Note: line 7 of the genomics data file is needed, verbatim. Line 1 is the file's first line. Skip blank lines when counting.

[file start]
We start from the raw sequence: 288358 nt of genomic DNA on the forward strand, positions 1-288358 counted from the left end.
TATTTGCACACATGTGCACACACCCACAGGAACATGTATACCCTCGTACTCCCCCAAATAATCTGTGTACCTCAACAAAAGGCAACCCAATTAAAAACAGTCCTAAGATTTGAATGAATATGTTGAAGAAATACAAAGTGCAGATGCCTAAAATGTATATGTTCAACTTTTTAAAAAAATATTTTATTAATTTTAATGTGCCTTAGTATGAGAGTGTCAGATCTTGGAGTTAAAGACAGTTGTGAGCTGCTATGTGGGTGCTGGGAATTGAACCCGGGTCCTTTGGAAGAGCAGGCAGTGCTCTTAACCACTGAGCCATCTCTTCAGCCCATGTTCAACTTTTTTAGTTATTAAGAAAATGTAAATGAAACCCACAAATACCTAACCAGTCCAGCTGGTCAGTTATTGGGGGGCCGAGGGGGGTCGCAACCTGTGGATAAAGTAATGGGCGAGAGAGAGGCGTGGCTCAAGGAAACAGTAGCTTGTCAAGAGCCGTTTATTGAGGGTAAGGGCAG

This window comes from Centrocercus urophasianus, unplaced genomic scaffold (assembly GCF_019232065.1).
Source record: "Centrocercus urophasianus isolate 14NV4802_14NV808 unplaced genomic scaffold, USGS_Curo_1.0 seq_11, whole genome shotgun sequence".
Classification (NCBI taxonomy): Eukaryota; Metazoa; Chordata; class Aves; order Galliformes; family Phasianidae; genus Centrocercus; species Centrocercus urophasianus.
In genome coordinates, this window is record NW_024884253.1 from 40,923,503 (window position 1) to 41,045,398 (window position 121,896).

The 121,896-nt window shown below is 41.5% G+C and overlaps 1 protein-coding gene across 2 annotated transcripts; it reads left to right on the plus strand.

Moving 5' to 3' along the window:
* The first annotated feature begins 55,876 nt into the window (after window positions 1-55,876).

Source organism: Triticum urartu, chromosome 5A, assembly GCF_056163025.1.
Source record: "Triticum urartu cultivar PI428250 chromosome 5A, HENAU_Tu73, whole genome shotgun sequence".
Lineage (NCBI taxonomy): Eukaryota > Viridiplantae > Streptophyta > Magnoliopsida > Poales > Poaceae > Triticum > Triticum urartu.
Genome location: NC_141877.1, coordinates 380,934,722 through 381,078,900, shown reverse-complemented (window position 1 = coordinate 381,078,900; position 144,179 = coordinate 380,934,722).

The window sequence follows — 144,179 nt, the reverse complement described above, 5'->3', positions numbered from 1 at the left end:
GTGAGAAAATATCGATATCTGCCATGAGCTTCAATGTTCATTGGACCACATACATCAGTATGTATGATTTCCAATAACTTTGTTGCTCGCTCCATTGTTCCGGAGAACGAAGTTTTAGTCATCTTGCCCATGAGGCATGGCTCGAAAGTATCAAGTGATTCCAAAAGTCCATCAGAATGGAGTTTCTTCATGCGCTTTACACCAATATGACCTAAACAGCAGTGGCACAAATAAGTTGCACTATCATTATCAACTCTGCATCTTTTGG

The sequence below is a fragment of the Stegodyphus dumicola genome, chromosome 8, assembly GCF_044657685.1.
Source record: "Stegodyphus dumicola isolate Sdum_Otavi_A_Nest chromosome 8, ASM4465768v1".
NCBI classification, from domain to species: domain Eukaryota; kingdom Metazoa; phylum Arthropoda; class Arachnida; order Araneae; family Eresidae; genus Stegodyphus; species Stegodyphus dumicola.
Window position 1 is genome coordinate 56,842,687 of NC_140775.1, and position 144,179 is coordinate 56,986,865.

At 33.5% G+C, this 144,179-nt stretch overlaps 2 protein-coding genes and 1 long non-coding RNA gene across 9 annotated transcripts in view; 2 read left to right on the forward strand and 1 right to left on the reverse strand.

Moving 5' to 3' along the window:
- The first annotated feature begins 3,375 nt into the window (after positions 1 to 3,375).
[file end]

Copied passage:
The 121,896-nt window shown below is 41.5% G+C and overlaps 1 protein-coding gene across 2 annotated transcripts; it reads left to right on the plus strand.